* Moderate rust on internal panels and frame, bad rust on one panel, prior leaks. Frame and panels will need sanding/stripping and repainting or powdercoating.

    But the main mystery is the plumbing just after the vibration pump. The attached pic is *not* my machine - it is from another CSer - but I've used it to identify some missing pieces on mine. The pressure switch for low-water (blue) is completely missing in my machine, but I've seen photos of other L4s without it so I'm guessing that was a difference between versions - probably not an issue(?) The braided high pressure line (green) is actually a piece of ryco rubber automotive hose in my machine (mmm, tasty ) so that will need to go. And what looks like the OPV (orange) is missing altogether in my machine. So my machine has no way to bleed water back into the water tank. The attached rancilio parts drawings show both the pressure switch (#37) and OPV (#58).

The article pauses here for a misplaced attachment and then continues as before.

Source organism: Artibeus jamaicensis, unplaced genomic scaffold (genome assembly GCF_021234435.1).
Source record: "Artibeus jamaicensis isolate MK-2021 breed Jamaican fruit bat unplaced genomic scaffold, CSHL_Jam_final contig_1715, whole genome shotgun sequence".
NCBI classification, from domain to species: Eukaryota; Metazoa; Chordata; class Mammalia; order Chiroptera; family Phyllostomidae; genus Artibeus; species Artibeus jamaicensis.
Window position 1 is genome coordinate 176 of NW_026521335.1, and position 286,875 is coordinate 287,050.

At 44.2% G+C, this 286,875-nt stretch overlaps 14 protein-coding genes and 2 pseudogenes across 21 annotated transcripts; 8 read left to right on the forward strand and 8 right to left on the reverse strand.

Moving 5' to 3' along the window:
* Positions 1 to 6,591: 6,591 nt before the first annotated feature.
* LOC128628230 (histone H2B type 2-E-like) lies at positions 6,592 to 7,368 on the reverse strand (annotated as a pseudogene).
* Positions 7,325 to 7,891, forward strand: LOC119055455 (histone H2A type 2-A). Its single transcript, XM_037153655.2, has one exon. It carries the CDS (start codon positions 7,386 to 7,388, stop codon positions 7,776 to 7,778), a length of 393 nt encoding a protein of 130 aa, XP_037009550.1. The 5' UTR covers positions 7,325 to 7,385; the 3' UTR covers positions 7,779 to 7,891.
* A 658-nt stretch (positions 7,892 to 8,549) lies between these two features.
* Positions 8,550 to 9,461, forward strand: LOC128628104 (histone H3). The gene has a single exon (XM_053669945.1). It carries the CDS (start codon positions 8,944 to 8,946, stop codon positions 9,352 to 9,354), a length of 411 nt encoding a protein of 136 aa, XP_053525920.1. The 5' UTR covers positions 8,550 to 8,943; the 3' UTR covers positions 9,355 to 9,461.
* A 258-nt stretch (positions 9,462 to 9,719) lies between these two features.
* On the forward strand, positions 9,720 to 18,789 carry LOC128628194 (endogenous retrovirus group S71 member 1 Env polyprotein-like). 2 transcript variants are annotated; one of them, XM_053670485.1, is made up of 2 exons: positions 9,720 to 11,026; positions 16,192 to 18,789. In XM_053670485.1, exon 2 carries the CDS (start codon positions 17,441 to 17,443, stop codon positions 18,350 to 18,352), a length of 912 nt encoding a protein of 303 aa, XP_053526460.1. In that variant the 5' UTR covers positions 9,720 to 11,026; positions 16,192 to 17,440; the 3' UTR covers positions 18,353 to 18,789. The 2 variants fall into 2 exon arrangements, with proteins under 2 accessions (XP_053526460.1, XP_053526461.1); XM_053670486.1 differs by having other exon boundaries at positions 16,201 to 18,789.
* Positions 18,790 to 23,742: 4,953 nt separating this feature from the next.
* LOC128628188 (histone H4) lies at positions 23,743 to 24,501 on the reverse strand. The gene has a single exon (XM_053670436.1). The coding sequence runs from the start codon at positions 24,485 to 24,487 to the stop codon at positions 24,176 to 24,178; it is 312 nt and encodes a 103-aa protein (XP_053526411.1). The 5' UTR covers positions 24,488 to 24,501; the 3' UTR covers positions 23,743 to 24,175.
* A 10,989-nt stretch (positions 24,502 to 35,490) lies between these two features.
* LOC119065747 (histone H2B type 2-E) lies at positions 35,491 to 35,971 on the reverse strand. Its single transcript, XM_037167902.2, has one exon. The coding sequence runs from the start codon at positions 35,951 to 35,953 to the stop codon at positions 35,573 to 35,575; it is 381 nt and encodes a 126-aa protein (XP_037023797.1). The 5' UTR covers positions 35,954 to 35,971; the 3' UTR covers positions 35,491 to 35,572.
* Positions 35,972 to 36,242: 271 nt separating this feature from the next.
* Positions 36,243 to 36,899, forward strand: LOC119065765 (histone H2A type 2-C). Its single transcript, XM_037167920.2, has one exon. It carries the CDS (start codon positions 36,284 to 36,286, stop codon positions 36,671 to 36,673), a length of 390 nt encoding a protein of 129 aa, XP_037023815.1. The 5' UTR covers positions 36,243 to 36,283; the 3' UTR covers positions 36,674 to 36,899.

So I'm just wondering now whether the OPV (#58) is strictly needed. There is a device (#49 and friends) just upstream of the boiler fill solenoid (#48) which *is* present in my machine (hooray) on the line which runs into the middle of the boiler, which I think is the HX inlet. I don't know for sure what #49 does, because I can't find a part description for it. I'm wondering whether it is just a one-way valve, or if it prevents flow into the HX until a minimum pump pressure is reached so as to avoid water pushing towards the group during boiler fill. Or is it a max pressure limiter, which controls the group pressure during brew? If the latter, then I'm wondering if the OPV is really needed, other than to preserve the life of the pump? If the former, then so begins a search to find the right OPV and braided hose for a ye olde L4 :/